Various integrated safety/control systems are on the market today that have met this requirement, say their vendors, as evidenced by certifications received from TÜV, an independent international certification organization. And once a system is TÜV-certified as meeting international standards for use at a specific safety integrity level, or SIL, that should end any debate, these vendors contend.
In the ABB op-ed piece, titled, “The Truth about Integrated Control and Safety,” ABB says that much of the public debate about the safety/control integration issue “is between suppliers with vested interests, defending their current product or technology, rather than between end-users on the merits and drawbacks of different acceptable approaches. There is a lot of disinformation being communicated on this topic,” ABB says. “Unfortunately, it only makes the issue more confusing to end-users.”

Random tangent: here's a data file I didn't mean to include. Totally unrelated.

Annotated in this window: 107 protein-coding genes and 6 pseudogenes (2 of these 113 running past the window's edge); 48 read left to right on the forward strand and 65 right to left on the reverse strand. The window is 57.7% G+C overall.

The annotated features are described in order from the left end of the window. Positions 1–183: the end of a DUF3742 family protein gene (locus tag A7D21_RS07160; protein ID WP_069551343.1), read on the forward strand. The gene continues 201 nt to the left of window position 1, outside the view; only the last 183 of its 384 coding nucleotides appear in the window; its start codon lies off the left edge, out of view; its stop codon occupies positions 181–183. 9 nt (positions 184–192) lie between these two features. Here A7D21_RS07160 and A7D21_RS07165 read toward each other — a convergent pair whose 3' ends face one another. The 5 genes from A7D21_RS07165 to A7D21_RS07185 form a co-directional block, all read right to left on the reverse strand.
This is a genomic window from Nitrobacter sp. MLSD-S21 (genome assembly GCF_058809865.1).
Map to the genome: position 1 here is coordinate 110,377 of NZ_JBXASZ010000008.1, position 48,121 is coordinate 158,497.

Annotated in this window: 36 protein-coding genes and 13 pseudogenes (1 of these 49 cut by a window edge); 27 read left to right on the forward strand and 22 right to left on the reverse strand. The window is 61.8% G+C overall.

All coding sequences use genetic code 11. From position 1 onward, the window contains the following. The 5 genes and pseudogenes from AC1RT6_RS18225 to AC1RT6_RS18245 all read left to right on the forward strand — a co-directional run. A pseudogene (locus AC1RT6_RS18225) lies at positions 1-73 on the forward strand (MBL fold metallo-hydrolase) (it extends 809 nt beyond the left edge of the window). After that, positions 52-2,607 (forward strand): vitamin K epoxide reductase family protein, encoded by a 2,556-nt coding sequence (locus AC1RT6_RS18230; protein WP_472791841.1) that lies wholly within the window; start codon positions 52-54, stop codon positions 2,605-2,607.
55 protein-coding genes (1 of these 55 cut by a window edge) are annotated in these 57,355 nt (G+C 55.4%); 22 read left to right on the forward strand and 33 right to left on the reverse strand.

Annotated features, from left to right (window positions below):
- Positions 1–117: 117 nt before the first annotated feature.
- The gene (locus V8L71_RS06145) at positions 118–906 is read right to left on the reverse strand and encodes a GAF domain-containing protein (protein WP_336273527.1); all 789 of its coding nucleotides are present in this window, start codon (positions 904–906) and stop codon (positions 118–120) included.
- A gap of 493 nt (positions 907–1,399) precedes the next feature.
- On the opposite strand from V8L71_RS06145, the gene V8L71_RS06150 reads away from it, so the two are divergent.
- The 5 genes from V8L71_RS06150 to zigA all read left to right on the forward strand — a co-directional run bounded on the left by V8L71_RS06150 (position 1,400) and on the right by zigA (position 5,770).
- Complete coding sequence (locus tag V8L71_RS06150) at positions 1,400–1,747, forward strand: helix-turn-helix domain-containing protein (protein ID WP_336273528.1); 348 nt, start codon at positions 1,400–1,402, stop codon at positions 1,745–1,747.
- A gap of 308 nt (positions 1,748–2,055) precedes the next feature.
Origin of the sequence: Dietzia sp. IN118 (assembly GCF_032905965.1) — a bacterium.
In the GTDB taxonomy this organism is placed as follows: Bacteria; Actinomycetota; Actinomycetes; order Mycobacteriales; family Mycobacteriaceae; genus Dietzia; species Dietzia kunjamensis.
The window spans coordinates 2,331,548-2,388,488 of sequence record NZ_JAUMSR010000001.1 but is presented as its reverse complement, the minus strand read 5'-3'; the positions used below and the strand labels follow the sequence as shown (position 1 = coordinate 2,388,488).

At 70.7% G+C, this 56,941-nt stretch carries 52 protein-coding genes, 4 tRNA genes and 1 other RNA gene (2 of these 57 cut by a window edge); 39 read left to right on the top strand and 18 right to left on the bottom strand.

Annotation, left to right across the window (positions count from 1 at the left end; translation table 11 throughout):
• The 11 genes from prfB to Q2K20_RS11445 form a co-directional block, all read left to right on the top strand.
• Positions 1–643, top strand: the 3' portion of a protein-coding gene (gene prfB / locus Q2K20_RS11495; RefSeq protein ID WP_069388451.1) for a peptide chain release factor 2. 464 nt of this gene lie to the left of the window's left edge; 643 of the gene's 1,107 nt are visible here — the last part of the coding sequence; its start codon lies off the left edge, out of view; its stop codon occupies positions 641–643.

Putting it another way is Buddy Creef, sales vice president at RTP Corp., a Pompano Beach, Fla., vendor that received TÜV certification in October last year for its RTP 2500 integrated safety/control system. “I think sometimes the vendors drive the discussions,” Creef opines. “So if I’m offering integrated control and safety, I’m trying to drive things that way. And if I’m a Triconex or Triplex or Hima (other stand-alone SIS vendors) who only offer safety systems, then I’m certainly trying to say you should worry about common-cause failures, and you should worry about integrated systems.”
No matter which side of the issue they are on, most around the process control industry agree that wider use of integrated control/safety systems is in the cards. ARC Advisory Group Inc.,
Different vendors take different approaches to control/safety integration, of course, and some vendors offer multiple options for parsing or integrating safety and control. ARC identifies four basic categories in the progression from separate to integrated, says Asish Ghosh, ARC vice president, manufacturing advisory services.